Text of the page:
Summer 2019 (33.2) Review

The Global Climate Regime and Transitional Justice, by Sonja Klinsky and Jasmina Brankovic

The Global Climate Regime and Transitional Justice, Sonja Klinsky and Jasmina Brankovic (New York: Routledge, 2018), 196 pp., $140 cloth, $54.95 eBook.

Co-authors Sonja Klinsky and Jasmina Brankovic have joined forces to provide a systematic exploration of how ideas from transitional justice could inform the global climate regime, each bringing her distinct specialty to the project. Klinsky is a scholar of climate change, whose work addresses questions of justice and equity in climate policy decision-making. Brankovic is a researcher and practitioner of transitional justice, whose work concerns mechanisms for addressing historical injustices and persisting structural inequalities. Their ideas for the book were developed through a series of participatory workshops, bringing in the expertise of “international climate negotiators, advisors, activists, and scholars, as well as transitional justice scholars and practitioners” (p. 6).

The authors begin by laying out the “conundrum” of climate change justice (p. 5), a problem that they construe in terms of three interrelated dimensions (pp. 15–20). First, throughout history some societies have contributed to the production of greenhouse gases and benefited from the exploitation of fossil fuels much more than others. Second, the effects of climate change are, and will continue to be, highly unevenly distributed. Climate impacts pose an existential threat to some individuals and communities, with those facing the greatest risks tending to have contributed little to the problem. Others are far less vulnerable, in part because they can fall back on already-established resources that were previously generated through high-emitting activities. These skewed vulnerabilities are exacerbated by a third interwoven dimension of climate justice: radical global inequality.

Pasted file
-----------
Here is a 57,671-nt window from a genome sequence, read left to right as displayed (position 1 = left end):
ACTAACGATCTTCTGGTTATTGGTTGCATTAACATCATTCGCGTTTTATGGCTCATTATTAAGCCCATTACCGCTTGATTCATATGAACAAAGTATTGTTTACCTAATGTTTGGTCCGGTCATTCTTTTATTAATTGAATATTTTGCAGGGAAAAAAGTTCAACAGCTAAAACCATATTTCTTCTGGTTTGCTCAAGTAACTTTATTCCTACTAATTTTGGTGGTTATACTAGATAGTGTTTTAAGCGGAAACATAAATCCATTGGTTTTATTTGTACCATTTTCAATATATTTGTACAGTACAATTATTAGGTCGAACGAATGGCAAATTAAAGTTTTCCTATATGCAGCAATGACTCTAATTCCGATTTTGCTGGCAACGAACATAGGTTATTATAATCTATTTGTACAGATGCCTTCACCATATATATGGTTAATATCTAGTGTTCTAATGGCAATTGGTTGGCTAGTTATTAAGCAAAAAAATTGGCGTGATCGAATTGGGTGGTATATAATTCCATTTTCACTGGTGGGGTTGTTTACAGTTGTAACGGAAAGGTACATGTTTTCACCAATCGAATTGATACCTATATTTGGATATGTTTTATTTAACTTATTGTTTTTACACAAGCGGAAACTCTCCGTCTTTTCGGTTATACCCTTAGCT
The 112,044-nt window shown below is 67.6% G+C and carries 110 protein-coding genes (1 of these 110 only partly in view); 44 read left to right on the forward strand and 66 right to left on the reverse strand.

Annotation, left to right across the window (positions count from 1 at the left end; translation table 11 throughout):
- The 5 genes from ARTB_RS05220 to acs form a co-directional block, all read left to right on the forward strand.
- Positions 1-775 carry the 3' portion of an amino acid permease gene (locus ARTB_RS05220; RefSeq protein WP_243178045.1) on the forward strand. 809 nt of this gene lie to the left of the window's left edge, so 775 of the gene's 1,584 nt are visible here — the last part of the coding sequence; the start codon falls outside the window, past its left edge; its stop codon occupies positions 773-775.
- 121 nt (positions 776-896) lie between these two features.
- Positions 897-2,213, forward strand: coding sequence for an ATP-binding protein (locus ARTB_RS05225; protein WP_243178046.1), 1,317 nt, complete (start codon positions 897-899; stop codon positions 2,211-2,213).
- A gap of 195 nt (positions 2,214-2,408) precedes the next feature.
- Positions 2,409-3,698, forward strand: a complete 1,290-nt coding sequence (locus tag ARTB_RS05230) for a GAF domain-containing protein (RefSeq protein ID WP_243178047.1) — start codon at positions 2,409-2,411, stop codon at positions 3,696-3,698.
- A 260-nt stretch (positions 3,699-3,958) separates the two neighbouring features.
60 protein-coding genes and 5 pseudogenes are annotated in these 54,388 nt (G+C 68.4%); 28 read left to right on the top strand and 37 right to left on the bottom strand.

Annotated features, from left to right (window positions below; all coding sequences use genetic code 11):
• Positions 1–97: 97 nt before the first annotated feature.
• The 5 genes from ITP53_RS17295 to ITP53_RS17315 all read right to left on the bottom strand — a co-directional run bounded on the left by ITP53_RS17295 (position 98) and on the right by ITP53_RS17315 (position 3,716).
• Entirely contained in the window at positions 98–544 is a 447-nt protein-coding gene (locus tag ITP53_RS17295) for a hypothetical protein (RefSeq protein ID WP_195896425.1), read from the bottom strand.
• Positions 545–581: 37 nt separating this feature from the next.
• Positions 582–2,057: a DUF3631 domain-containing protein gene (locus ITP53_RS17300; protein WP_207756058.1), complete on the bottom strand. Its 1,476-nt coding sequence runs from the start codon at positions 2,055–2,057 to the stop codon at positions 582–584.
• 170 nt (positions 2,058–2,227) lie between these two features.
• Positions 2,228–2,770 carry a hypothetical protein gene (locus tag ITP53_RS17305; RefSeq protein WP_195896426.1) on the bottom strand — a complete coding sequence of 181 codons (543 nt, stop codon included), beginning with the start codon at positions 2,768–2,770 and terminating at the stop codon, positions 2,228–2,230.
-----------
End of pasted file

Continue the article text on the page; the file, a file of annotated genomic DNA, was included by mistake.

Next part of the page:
Challenging moral questions arise here. For instance, what are the ethical implications of the drastic inequality in historical emissions rates? Some defend a strong thesis of historical accountability that would hold countries responsible for the costs of all their emissions since the Industrial Revolution. Others have pushed back, pointing out that a significant proportion of these emissions were caused by people who are no longer living and who did not know about the problem to which they were contributing. This debate about historical responsibility hovers in the background of the book “as a source of deep political tension,” but it is not a debate that the authors seek to resolve. Rather, their goal is to find “productive pathways forward in light of such tensions.” The question, then, is not who is responsible but how to proceed in a situation where responsibility is “ambiguous, diffuse, and complicated” (p. 17).